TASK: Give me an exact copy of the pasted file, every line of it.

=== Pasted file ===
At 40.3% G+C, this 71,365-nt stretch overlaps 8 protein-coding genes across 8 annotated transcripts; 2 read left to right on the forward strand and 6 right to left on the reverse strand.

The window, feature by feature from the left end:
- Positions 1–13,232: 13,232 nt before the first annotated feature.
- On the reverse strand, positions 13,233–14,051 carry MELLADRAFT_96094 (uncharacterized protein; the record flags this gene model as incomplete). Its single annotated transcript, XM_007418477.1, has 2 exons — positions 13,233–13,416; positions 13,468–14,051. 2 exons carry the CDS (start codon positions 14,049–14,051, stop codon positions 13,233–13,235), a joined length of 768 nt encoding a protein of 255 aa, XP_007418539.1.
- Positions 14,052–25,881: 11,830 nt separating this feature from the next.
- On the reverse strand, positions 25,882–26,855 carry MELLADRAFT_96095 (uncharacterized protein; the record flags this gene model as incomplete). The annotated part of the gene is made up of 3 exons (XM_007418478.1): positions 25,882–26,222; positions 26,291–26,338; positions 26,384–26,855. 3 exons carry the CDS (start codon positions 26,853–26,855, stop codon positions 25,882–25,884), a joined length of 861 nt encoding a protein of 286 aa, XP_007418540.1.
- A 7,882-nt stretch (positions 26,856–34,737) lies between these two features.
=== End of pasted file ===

At 40.3% G+C, this 71,365-nt stretch overlaps 8 protein-coding genes across 8 annotated transcripts; 2 read left to right on the forward strand and 6 right to left on the reverse strand.

The window, feature by feature from the left end:
- Positions 1–13,232: 13,232 nt before the first annotated feature.
- On the reverse strand, positions 13,233–14,051 carry MELLADRAFT_96094 (uncharacterized protein; the record flags this gene model as incomplete). Its single annotated transcript, XM_007418477.1, has 2 exons — positions 13,233–13,416; positions 13,468–14,051. 2 exons carry the CDS (start codon positions 14,049–14,051, stop codon positions 13,233–13,235), a joined length of 768 nt encoding a protein of 255 aa, XP_007418539.1.
- Positions 14,052–25,881: 11,830 nt separating this feature from the next.
- On the reverse strand, positions 25,882–26,855 carry MELLADRAFT_96095 (uncharacterized protein; the record flags this gene model as incomplete). The annotated part of the gene is made up of 3 exons (XM_007418478.1): positions 25,882–26,222; positions 26,291–26,338; positions 26,384–26,855. 3 exons carry the CDS (start codon positions 26,853–26,855, stop codon positions 25,882–25,884), a joined length of 861 nt encoding a protein of 286 aa, XP_007418540.1.
- A 7,882-nt stretch (positions 26,856–34,737) lies between these two features.